Running shoes come with a range of stability features, from a modest level in cushioning shoes to mid level “stability shoes” to the most stable “motion control” shoes. All stability features are designed to control the excess movement of the foot during the landing cycle. A very common problem among runners is buying more stability than is needed for their training. This makes for heavier, less flexible shoes, and a less comfortable ride. Here are some of the features that add stability to running shoes.
The heel counter (the internal piece of the shoe’s upper that wraps around your heel) should be well formed and fit snugly around your heel. It centers your heel in the shoe and prevents excessive movement.
Supportive upper patterns
Upper patterns can add significant stability. Look for patterns
that make your arch feel snug and fully wrap your foot.
Contoured foot bed
Midsoles are no longer flat in running shoes, they have a cupped
base that adds support from the counter all the way down to the
flex point. Make sure the contour does not go so far as to
prohibit good flexibility.
Medial EVA post
The most obvious stability feature is a harder density “EVA “medial post” positioned on the medial, inside of the shoe’s midsole. You can easily see the post as most manufacturers make it a contrasting color.
This harder foam takes more pressure to compress and slows down the pronation motion. Make sure this medial post is not too hard. Medial posts can be many sizes. For the best stability they should start at the middle of the heel and extend to the flex point.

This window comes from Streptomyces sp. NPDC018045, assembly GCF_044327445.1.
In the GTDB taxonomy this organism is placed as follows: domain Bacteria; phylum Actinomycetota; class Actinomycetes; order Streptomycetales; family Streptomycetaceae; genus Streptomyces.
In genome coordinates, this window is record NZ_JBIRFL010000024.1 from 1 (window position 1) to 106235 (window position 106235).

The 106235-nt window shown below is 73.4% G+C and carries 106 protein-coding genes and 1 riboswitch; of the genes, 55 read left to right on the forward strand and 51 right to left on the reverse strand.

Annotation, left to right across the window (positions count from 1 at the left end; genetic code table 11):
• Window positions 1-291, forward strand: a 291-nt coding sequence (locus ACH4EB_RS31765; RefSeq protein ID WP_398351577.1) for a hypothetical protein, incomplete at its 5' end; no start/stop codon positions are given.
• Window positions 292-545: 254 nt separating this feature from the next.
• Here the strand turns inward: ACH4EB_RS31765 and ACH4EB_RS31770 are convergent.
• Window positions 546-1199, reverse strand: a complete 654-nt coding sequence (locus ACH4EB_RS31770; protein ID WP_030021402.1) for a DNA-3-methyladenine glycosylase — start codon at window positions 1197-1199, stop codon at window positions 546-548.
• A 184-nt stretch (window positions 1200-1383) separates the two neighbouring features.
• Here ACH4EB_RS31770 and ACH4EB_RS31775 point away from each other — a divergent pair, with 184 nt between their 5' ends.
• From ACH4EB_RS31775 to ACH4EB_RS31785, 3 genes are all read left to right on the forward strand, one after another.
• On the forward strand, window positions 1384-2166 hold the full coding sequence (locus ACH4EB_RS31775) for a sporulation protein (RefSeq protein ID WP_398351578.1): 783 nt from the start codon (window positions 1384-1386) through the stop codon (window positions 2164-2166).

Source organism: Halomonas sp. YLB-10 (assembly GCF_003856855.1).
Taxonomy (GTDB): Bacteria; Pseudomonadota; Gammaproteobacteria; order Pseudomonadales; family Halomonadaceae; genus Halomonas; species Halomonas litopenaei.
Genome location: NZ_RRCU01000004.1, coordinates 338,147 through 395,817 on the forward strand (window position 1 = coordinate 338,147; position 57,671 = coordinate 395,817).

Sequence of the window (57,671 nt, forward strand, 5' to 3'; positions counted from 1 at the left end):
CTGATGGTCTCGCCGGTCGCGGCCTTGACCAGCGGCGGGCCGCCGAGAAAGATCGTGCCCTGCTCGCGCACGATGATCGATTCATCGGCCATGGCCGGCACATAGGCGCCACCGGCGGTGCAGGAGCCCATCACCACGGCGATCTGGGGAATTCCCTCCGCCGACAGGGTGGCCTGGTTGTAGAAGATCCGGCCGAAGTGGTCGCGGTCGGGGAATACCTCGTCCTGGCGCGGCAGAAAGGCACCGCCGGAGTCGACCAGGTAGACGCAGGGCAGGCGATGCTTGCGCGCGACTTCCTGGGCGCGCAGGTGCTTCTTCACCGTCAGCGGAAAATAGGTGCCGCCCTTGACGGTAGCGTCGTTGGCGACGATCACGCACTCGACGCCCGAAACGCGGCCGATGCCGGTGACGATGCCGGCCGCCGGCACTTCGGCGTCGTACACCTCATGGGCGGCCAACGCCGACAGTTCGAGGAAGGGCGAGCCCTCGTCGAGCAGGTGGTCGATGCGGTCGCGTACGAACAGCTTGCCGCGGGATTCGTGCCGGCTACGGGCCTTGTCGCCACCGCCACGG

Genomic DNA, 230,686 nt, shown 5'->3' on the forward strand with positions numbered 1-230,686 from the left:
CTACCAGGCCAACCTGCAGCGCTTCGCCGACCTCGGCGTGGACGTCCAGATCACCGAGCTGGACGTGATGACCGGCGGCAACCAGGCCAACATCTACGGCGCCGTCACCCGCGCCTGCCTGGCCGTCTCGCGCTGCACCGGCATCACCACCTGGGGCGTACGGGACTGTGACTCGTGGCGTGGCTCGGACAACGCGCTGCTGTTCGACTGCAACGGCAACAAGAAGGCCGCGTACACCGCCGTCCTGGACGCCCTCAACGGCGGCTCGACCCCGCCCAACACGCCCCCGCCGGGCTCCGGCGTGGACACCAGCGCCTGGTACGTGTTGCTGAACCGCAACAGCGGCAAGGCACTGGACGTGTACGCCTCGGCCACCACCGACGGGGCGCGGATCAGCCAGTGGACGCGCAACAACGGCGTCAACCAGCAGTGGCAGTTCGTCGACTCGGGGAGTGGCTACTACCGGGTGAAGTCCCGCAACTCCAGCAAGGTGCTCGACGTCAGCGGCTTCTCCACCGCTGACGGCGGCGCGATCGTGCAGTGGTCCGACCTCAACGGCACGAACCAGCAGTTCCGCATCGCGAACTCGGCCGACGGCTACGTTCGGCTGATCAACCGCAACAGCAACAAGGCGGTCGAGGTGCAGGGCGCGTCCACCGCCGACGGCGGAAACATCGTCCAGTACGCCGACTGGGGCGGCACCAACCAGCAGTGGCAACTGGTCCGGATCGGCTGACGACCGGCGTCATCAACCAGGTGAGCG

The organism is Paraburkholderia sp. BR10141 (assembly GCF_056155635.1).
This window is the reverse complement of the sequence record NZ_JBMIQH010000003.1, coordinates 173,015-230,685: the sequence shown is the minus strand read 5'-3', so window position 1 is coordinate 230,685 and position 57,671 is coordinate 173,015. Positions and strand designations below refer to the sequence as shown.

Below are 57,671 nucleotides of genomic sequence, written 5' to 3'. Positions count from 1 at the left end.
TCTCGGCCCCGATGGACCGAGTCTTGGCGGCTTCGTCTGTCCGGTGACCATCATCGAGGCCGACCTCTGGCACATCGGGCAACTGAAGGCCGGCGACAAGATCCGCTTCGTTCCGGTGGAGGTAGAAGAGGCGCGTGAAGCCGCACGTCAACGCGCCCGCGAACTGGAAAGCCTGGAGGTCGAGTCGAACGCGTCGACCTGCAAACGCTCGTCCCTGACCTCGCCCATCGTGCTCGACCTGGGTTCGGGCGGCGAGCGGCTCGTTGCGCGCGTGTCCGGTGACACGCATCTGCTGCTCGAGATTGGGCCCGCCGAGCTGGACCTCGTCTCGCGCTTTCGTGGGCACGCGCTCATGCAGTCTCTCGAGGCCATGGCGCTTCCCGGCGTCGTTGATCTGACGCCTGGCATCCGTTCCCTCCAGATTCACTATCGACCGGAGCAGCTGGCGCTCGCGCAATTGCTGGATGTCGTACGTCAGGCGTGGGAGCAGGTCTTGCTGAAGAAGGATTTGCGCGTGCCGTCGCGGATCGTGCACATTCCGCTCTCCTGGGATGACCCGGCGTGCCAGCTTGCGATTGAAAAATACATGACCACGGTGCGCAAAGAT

Straight last/ heel board lasted
Look at the shoe’s outsole. Does it have a curve to it, or is it straight from heel to toe. Straight lasts are not for everyone. Make sure to run in any straight lasted stability shoe before you buy it. Heel board lasted or combination lasted refers to the board that is put into the heel. It is actually cardboard.
To find out – simply lift up the sockliner and look for a board.
Beware of too much of a good thing…
Beware of stability shoes that have overly hard medial posts. Sometimes shoe designs go too far towards stopping pronation and end up being too hard. Try not to compromise cushioning in you shoe choice - unless you are a serious pronator. Then, we recommend a custom orthotic that controls the pronation with a stability shoe that retains its cushioning properties. Remember, running shoes are designed to handle the shock of 2.5 times your body weight on impact.
It’s not a SUV
Most shoes, even lightweight trainers, have built in a number of features that you could label “stability technology”, even lightweight trainers. Today’s lightweight shoes have better stability features than many stability shoes of 20 years ago. Most good shoes on the market have incorporated effective heel counters, contoured foot beds and dual density “medial post” stabilizers. For most runners that train in the 15 to 50 miles a week range and have no serious bio-mechanical issues, most basic stability features work just fine. Find something that works and stick with it.
Remember that with running shoes, more is not always better. A serious, uncomplicated, light, comfortable running shoe with stability features will make your running more enjoyable and fun.
Just remember to smile when you pass someone in a race wearing a brick.
Cool Running Note: Mike St. Laurent is the designer and founder of Loco Running, the shoes designed by runners for runners. See www.locorunning.com for more information.